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NIOSH Update:

Redesigned NIOSH Web Page on Lead Expands Contents, Speeds Navigation

Contact: Fred Blosser, (202) 245-0645
May 21, 2010

The National Institute for Occupational Safety and Health (NIOSH) has posted an expanded, updated web page on preventing work-related lead exposures. The page has also been redesigned to make it easier and faster for users to find the contents that likely will be of most interest to them.

The lead topic page is posted at www.cdc.gov/niosh/topics/lead/. Primary links on the page provide easy access to individual sections containing information for workers, employers, and researchers and public health professionals, respectively. Other primary links lead to sections containing resources for lead safety training and medical guidelines, publications about workplace lead, and related websites.

“Since the passage of the Occupational Safety and Health Act in 1970, the nation has made much progress in eliminating or minimizing work-related exposures to lead, but risks still persist,” said NIOSH Director John Howard, M.D. “Workers’ families may be at risk as well, if lead is inadvertently tracked home on work clothing and shoes. NIOSH is pleased to expand its web resources for preventing such hazards, and to make the web portal easier to use.”

The effects of high, short-term lead exposures can include tiredness, weakness, irritability, headache, and pain or tingling in the hands and feet. Long-term exposures bring risk of more severe impairments of brain and nervous-system functions, heart disease, and kidney disease. Lead can cross the placental barrier, which means that pregnant women who are exposed to lead also expose their unborn child. Lead can damage a developing baby’s nervous system. Even low-level lead exposures in developing babies have been found to affect behavior and intelligence. Lead exposure can cause miscarriage, stillbirths, and (in both men and women) infertility.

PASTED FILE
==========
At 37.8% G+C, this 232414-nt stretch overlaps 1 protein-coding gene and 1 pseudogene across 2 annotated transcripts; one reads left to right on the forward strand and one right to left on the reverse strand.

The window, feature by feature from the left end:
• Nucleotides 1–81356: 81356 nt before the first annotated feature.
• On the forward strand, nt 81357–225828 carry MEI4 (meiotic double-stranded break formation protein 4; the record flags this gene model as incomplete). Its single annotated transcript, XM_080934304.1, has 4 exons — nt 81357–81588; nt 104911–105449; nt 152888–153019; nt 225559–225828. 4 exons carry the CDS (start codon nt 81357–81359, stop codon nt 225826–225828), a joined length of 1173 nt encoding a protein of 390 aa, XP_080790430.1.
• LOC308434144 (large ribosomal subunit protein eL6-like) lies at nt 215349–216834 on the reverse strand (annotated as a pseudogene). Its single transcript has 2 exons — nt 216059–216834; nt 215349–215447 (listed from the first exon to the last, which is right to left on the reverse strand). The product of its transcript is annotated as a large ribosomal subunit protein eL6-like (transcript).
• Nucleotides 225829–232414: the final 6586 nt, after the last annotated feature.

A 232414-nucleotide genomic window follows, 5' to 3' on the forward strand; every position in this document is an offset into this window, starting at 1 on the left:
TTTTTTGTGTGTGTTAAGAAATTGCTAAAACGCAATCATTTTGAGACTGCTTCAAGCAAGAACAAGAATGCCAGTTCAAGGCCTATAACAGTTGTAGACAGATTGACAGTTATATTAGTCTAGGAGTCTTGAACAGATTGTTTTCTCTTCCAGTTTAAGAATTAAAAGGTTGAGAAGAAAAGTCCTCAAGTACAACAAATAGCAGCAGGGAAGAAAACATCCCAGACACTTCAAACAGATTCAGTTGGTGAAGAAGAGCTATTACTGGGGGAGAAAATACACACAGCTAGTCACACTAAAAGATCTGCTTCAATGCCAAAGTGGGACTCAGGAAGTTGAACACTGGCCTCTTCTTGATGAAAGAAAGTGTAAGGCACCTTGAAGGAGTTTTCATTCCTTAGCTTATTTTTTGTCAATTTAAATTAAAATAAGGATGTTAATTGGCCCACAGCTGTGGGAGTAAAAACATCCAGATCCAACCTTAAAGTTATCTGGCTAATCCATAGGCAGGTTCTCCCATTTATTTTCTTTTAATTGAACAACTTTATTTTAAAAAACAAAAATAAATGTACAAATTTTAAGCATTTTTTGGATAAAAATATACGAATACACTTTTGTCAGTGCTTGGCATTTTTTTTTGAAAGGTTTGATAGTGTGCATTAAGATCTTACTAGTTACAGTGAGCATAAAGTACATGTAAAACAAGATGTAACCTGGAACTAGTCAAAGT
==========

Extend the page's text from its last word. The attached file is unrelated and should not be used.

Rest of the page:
Children tend to show signs of severe lead toxicity at lower levels of lead than adults. Lead poisoning has occurred in children whose parents accidentally brought home lead dust on their clothing. Neurological effects and mental retardation have also occurred in children whose parents may have job-related lead exposure.

Work-related exposures to lead can occur in construction, automobile repair, bridge repair, battery manufacturing and recycling, and lead mining. Exposures can also occur in lead refining, lead smelting, manufacture of ceramics, plumbing and pipe-fitting, and welding, as well as in many other industries and occupations. Lead fumes or lead dust can be inhaled. Lead dust can be ingested. Some studies have shown that lead can be absorbed through the skin. Occupational Safety and Health Administration (OSHA) regulations require employers to assess the potential for work-related exposures to lead in their workplaces, and to control such exposures.

NIOSH is the federal agency that conducts research and makes recommendations for preventing work-related injury, illness, and death, in partnership with OSHA and other diverse stakeholders. More information about NIOSH can be found at www.cdc.gov/niosh.

 

 
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